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MARTA Asks Visually Impaired, Blind Community For Input On Transit Plan

At Monday's meeting at the Center for the Visually Impaired, several MARTA riders shared stories of times they were left lost and frustrated after stations or bus lines changed without notice.
At Monday's meeting at the Center for the Visually Impaired, several MARTA riders shared stories of times they were left lost and frustrated after stations or bus lines changed without notice.
Credit RTABus / wikimedia commons

In the past few months, MARTA has launched a massive public outreach campaign to get more input on the More MARTA plan — the city’s biggest transit investment in history.

Representatives say they want to get as many opinions as possible before board members vote on the plan in October.

The current proposal would add 21 miles of light rail to the city and expand bus services, and there’s been some debate over where the light rail should be put.

But in Monday’s meeting at the Center for the Visually Impaired, the biggest request was for better communication between blind and visually impaired riders and MARTA.

Several riders shared stories of times they were left lost and frustrated after MARTA stations moved or bus lines changed without notice. Many said they are left to ask pedestrians on the street for directions because stations are largely identified through signs and other visual methods.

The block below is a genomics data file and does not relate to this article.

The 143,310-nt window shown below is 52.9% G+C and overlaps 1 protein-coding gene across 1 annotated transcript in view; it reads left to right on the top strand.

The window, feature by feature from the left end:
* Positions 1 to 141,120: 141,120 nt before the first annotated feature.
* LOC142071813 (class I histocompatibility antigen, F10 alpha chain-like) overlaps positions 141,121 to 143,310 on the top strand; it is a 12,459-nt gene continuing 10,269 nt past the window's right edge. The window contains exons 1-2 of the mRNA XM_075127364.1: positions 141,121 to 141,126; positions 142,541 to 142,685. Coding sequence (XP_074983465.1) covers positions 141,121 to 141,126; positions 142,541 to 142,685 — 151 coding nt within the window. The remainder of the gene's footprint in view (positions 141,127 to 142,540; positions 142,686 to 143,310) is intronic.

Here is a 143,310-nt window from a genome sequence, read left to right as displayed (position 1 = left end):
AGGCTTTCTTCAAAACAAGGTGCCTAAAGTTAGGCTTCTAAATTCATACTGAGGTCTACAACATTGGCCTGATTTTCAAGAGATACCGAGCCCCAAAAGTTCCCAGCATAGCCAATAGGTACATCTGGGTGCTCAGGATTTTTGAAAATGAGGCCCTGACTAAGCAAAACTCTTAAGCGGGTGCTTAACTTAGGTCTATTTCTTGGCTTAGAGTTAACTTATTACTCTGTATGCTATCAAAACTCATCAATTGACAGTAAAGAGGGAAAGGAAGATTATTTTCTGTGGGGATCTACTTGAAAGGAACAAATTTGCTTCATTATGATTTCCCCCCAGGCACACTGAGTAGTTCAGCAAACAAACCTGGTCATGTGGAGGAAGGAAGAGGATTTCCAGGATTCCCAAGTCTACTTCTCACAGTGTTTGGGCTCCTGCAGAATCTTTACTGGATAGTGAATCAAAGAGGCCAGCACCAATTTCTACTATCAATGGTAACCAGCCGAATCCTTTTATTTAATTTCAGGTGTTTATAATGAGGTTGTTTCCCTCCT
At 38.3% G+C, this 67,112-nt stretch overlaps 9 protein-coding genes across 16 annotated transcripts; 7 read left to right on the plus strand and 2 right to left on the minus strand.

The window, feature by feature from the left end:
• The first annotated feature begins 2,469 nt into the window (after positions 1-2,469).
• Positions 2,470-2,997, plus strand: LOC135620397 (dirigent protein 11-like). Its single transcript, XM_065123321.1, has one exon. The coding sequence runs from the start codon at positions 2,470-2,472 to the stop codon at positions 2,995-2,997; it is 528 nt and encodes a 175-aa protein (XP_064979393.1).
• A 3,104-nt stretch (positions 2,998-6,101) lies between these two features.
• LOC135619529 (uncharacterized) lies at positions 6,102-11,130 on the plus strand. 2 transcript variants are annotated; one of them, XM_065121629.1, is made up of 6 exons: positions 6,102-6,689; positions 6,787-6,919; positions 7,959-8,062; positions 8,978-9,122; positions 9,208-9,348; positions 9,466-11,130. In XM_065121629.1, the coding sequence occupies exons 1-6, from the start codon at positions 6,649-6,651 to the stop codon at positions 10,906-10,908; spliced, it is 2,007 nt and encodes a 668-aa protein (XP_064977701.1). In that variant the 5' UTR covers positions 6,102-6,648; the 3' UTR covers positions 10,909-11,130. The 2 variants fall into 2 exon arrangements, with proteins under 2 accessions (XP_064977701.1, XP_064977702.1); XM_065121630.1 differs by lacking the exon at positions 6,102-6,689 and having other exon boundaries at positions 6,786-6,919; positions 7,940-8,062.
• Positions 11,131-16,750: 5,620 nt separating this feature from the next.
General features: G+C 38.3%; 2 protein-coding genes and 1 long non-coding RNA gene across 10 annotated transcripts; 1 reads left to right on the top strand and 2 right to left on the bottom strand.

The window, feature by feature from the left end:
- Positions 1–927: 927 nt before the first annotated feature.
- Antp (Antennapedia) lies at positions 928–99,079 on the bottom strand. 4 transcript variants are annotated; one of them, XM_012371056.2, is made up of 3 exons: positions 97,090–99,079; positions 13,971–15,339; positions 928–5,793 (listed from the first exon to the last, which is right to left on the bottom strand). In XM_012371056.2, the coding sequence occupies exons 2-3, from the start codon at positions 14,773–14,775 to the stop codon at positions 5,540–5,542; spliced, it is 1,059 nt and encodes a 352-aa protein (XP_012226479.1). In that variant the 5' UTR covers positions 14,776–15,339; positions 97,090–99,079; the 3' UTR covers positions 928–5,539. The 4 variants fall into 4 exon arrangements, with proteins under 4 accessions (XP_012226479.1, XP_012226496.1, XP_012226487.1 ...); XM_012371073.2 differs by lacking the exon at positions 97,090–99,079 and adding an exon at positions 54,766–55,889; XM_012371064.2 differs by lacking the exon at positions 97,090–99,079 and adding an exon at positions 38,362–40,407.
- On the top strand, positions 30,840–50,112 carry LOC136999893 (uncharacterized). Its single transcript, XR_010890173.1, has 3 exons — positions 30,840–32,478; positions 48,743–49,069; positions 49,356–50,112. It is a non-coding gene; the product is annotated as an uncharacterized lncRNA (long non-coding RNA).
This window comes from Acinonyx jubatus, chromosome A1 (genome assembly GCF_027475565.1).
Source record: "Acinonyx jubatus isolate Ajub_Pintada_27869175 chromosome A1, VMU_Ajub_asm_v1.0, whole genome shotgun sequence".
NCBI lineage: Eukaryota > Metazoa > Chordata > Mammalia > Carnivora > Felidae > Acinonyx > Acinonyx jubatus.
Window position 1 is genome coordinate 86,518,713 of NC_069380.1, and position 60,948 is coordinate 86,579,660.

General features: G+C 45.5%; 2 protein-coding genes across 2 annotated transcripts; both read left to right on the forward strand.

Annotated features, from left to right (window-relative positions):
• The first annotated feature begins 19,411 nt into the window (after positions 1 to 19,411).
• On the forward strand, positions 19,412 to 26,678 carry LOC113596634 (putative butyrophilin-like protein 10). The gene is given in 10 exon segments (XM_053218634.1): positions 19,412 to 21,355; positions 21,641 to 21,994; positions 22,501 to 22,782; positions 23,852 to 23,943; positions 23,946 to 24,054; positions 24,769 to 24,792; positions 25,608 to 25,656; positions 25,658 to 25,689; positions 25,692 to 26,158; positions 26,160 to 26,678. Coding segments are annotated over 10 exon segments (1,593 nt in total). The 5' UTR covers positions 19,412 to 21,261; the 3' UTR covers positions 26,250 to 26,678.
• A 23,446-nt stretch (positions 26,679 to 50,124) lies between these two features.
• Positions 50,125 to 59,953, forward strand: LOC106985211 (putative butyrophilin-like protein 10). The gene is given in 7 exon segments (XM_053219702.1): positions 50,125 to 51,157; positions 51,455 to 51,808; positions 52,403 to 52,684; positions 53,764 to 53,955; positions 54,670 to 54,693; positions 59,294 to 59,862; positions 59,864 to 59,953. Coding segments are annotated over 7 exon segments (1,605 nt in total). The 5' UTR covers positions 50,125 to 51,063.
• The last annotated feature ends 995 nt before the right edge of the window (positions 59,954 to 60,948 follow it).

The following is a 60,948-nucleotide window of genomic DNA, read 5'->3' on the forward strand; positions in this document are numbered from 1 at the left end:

Still, Greg Aikens said this meeting was a good step in that direction.

“I’m blind, and so when I went onto the More MARTA website, I realized a lot of the information was maps, so that wasn’t something I was really able to access,” Aikens said. “Now, after hearing the presentation, I feel like I’m better informed and can take the survey.”

Aikens said he’s happy that MARTA is expanding its services, but he hopes it will also invest in improving current transit options for the blind and visually impaired. He mentioned Bluetooth beacons and other audible wayfinding methods as possible solutions to inaccessible stations.

It’s something that would have helped Aikens in the past, traveling as a blind transit user. He described moving into his new house and depending on rides from friends because he had trouble finding transit stops and stations.

This new technology, Aikens said, could be a good addition to the plan.

Other audience members were less hopeful.

Robert Swain said he isn’t sure he can trust MARTA to take the concerns of his community into consideration, which is why he didn’t vote in favor of the plan during the 2016 referendum.

Swain said one of his biggest requests for the More MARTA plan would be audible crosswalk signals near MARTA stations.

“Having some form of audible-directional guidance makes a world of difference on how we navigate day to day,” Swain said. “People don’t know what it’s like to stand on the side of the road and have to guess, solely based on sound, if traffic is coming.”

He also challenged MARTA representatives to travel the city blindfolded, to experience life as a blind transit user.

The representatives at the meeting took the challenge.